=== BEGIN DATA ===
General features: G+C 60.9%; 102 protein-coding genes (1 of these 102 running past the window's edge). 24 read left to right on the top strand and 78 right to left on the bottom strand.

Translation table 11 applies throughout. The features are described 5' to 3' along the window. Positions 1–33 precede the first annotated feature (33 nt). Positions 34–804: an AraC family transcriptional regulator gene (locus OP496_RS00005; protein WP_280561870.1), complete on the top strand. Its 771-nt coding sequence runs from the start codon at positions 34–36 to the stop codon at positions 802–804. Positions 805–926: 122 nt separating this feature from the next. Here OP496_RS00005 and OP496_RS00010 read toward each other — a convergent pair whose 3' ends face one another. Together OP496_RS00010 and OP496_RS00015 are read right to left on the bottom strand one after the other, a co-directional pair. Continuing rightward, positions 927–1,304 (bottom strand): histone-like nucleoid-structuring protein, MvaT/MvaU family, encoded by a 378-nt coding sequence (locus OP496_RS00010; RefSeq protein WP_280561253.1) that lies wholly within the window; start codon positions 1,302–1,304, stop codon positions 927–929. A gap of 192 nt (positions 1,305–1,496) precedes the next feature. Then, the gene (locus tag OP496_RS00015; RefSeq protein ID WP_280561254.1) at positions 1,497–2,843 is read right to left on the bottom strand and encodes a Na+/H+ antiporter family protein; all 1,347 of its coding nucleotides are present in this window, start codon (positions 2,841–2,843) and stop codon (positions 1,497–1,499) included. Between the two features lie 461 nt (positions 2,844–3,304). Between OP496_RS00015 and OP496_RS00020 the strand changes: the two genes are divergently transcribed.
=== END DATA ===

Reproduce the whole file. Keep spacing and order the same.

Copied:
General features: G+C 60.9%; 102 protein-coding genes (1 of these 102 running past the window's edge). 24 read left to right on the top strand and 78 right to left on the bottom strand.

Translation table 11 applies throughout. The features are described 5' to 3' along the window. Positions 1–33 precede the first annotated feature (33 nt). Positions 34–804: an AraC family transcriptional regulator gene (locus OP496_RS00005; protein WP_280561870.1), complete on the top strand. Its 771-nt coding sequence runs from the start codon at positions 34–36 to the stop codon at positions 802–804. Positions 805–926: 122 nt separating this feature from the next. Here OP496_RS00005 and OP496_RS00010 read toward each other — a convergent pair whose 3' ends face one another. Together OP496_RS00010 and OP496_RS00015 are read right to left on the bottom strand one after the other, a co-directional pair. Continuing rightward, positions 927–1,304 (bottom strand): histone-like nucleoid-structuring protein, MvaT/MvaU family, encoded by a 378-nt coding sequence (locus OP496_RS00010; RefSeq protein WP_280561253.1) that lies wholly within the window; start codon positions 1,302–1,304, stop codon positions 927–929. A gap of 192 nt (positions 1,305–1,496) precedes the next feature. Then, the gene (locus tag OP496_RS00015; RefSeq protein ID WP_280561254.1) at positions 1,497–2,843 is read right to left on the bottom strand and encodes a Na+/H+ antiporter family protein; all 1,347 of its coding nucleotides are present in this window, start codon (positions 2,841–2,843) and stop codon (positions 1,497–1,499) included. Between the two features lie 461 nt (positions 2,844–3,304). Between OP496_RS00015 and OP496_RS00020 the strand changes: the two genes are divergently transcribed.